James Bond Brutalism

James Bond Brutalism

If you’re travelling out from London, watch out to your right. You’re looking for the Trellick Tower, a large high-rise apartment block , remarkable for its design AND its connection to the international super spy James Bond.

Opened in 1972, it’s a famous example of the architectural style known as Brutalism. However its in-your-face look was unpopular after its completion, and it soon became a magnet for crime. By the 90s, though, it was a more desirable place to live, and nowadays it’s a London landmark.

“No Mr Bond, I expect you to die”

But more juicy is its connection with James Bond, by way of its architect. One Ernő Goldfinger. That’s right, the same Goldfinger as the Bond villain.

Now one version of the tale has it that the real Goldfinger was a very difficult man to work with. A bully. Ian Fleming, the creator of James Bond, heard about Goldfinger over a game of golf and thought the name too good not to be used for a villain.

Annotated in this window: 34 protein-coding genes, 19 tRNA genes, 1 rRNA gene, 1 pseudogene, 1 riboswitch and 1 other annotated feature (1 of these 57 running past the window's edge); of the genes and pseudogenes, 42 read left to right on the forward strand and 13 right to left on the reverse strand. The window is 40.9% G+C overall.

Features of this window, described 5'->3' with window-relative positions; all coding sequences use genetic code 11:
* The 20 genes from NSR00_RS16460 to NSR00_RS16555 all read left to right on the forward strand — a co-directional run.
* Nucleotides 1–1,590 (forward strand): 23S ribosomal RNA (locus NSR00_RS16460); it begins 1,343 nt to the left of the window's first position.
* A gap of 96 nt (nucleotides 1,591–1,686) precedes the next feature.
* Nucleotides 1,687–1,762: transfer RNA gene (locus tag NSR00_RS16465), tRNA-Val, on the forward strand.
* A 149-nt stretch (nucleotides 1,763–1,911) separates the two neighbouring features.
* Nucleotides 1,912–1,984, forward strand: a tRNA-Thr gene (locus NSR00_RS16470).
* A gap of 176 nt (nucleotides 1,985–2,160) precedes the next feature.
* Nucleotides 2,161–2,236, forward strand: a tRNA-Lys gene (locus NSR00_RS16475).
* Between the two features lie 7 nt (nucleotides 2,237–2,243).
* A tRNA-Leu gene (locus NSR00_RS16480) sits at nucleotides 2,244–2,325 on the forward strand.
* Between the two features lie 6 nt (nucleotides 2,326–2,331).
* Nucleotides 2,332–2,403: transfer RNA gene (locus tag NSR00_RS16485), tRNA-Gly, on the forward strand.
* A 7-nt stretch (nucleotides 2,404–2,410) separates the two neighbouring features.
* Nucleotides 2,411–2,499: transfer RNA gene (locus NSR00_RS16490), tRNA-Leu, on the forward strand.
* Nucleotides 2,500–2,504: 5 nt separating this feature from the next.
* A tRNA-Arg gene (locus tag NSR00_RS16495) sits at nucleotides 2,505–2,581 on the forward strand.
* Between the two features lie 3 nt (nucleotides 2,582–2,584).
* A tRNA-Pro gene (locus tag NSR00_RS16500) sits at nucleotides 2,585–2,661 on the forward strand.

Another version contends the name was chosen as revenge. The architect was demolishing houses in the twee London suburb where Ian Fleming lived, to replace them with a Brutalist modern home. So Fleming’s giving the name of ‘Goldfinger’ to an unpleasant megalomaniac villain was his way of saying ‘screw you’ in return.

A third version has it that there was anti-Semitism in Fleming’s creation of a gold-loving villain named after a famous, real-life Jewish émigré.

Litigation and threats

Whatever the name’s origin, after the book was published harsh words ensued. Goldfinger consulted his lawyers but Fleming wasn’t one to back down. He threatened to add a note in every published copy of the book, changing the name from ‘Goldfinger’ to ‘Goldprick’… and explaining to readers why.

Eventually things were settled out of court and the name Goldfinger – and the Trellick Tower – stand as they are today.

~ For the travellers ~